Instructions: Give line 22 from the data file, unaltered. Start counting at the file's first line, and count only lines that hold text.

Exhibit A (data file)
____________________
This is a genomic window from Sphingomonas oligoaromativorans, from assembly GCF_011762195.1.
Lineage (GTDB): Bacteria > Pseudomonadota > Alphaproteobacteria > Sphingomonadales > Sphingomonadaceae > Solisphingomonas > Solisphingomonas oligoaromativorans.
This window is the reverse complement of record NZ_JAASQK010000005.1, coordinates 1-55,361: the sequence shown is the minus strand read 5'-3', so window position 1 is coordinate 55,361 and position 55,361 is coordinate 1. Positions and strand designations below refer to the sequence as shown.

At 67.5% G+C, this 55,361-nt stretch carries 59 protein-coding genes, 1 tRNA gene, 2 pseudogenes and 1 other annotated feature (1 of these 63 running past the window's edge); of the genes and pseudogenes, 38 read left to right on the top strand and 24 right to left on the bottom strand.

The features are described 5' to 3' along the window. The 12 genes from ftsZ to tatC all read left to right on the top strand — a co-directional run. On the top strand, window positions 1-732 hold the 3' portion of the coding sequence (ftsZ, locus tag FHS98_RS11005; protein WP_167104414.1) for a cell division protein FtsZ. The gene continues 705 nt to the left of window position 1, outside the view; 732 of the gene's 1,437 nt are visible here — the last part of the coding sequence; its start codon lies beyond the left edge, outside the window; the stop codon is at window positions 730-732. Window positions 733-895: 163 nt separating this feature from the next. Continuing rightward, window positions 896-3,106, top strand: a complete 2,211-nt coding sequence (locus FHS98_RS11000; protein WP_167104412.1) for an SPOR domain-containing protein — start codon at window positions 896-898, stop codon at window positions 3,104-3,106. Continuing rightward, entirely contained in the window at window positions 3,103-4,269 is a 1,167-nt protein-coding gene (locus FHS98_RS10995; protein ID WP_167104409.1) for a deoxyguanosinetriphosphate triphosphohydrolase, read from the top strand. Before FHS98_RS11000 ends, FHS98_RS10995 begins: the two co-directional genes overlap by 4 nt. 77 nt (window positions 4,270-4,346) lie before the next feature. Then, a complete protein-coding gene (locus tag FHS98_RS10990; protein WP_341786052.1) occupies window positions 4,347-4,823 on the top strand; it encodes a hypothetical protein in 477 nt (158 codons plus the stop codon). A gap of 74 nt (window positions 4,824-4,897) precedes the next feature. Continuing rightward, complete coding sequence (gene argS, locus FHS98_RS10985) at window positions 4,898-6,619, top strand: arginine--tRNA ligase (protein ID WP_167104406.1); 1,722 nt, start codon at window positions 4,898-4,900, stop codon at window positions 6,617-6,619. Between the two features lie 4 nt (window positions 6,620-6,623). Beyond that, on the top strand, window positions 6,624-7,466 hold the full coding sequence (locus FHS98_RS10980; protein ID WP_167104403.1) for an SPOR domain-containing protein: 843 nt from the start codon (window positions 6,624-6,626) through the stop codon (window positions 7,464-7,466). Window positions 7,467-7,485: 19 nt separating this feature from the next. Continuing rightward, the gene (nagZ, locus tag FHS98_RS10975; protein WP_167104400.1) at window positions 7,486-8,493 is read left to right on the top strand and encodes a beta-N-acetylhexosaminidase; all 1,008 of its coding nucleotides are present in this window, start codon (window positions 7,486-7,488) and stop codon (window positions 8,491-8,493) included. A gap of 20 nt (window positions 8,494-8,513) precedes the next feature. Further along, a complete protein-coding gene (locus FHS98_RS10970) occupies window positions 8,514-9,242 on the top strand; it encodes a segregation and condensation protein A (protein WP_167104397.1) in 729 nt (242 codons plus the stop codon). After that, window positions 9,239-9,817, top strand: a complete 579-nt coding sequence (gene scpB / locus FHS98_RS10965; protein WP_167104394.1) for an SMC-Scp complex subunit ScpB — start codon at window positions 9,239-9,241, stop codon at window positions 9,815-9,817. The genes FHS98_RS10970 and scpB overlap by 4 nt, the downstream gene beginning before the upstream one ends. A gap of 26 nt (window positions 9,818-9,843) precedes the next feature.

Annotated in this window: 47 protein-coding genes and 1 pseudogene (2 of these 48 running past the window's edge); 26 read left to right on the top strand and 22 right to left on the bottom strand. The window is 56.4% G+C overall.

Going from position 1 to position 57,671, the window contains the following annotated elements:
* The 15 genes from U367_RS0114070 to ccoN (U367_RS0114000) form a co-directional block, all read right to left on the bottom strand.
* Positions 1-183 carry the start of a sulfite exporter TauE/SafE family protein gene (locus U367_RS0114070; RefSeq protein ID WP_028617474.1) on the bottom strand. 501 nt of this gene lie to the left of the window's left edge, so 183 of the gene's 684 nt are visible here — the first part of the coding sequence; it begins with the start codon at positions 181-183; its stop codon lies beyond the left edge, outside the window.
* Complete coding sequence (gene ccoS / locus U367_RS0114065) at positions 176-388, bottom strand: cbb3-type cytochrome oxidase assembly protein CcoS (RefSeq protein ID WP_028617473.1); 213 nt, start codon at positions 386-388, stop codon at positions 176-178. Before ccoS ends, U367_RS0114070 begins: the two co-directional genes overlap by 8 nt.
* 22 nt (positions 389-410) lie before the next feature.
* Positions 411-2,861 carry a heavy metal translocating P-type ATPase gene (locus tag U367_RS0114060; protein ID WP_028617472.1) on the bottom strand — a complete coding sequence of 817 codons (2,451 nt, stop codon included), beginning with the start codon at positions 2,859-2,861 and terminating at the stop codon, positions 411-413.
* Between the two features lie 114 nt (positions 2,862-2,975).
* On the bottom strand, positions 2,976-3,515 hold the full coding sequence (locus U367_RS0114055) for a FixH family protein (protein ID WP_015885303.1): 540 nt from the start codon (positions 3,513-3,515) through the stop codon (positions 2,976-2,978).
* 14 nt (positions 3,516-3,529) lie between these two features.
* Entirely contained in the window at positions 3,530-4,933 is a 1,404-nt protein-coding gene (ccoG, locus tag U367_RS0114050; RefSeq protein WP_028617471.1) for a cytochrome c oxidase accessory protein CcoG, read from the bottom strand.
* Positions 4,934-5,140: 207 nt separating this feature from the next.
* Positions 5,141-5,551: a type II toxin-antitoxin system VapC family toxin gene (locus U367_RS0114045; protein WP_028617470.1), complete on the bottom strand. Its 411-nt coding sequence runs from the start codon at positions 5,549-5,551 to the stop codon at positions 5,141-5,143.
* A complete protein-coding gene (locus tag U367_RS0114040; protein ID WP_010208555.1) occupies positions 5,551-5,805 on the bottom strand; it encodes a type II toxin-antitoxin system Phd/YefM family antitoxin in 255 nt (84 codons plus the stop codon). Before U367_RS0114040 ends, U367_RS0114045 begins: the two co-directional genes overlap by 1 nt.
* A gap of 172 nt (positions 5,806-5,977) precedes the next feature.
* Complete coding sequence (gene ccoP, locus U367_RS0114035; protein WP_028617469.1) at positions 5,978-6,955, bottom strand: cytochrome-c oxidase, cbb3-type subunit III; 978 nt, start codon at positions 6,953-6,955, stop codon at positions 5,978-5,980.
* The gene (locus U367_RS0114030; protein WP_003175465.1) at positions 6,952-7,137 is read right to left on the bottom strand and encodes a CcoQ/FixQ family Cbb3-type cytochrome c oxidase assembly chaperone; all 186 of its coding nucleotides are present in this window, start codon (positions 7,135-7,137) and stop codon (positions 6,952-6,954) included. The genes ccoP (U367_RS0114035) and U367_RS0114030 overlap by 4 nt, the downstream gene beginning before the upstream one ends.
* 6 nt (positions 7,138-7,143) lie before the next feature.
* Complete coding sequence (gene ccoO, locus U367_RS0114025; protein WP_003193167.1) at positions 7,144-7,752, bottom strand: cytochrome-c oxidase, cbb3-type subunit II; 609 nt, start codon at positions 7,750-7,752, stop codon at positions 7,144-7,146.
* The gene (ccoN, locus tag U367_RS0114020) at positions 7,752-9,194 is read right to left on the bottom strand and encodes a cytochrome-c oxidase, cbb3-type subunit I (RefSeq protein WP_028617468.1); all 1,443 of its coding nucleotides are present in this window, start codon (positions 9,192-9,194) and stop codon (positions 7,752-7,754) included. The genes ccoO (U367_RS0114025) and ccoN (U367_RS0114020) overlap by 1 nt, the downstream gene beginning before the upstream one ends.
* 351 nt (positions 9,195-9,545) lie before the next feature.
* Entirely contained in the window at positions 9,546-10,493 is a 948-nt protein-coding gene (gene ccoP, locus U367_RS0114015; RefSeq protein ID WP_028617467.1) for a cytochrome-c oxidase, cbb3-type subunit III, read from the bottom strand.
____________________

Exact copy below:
* The gene (locus U367_RS0114030; protein WP_003175465.1) at positions 6,952-7,137 is read right to left on the bottom strand and encodes a CcoQ/FixQ family Cbb3-type cytochrome c oxidase assembly chaperone; all 186 of its coding nucleotides are present in this window, start codon (positions 7,135-7,137) and stop codon (positions 6,952-6,954) included. The genes ccoP (U367_RS0114035) and U367_RS0114030 overlap by 4 nt, the downstream gene beginning before the upstream one ends.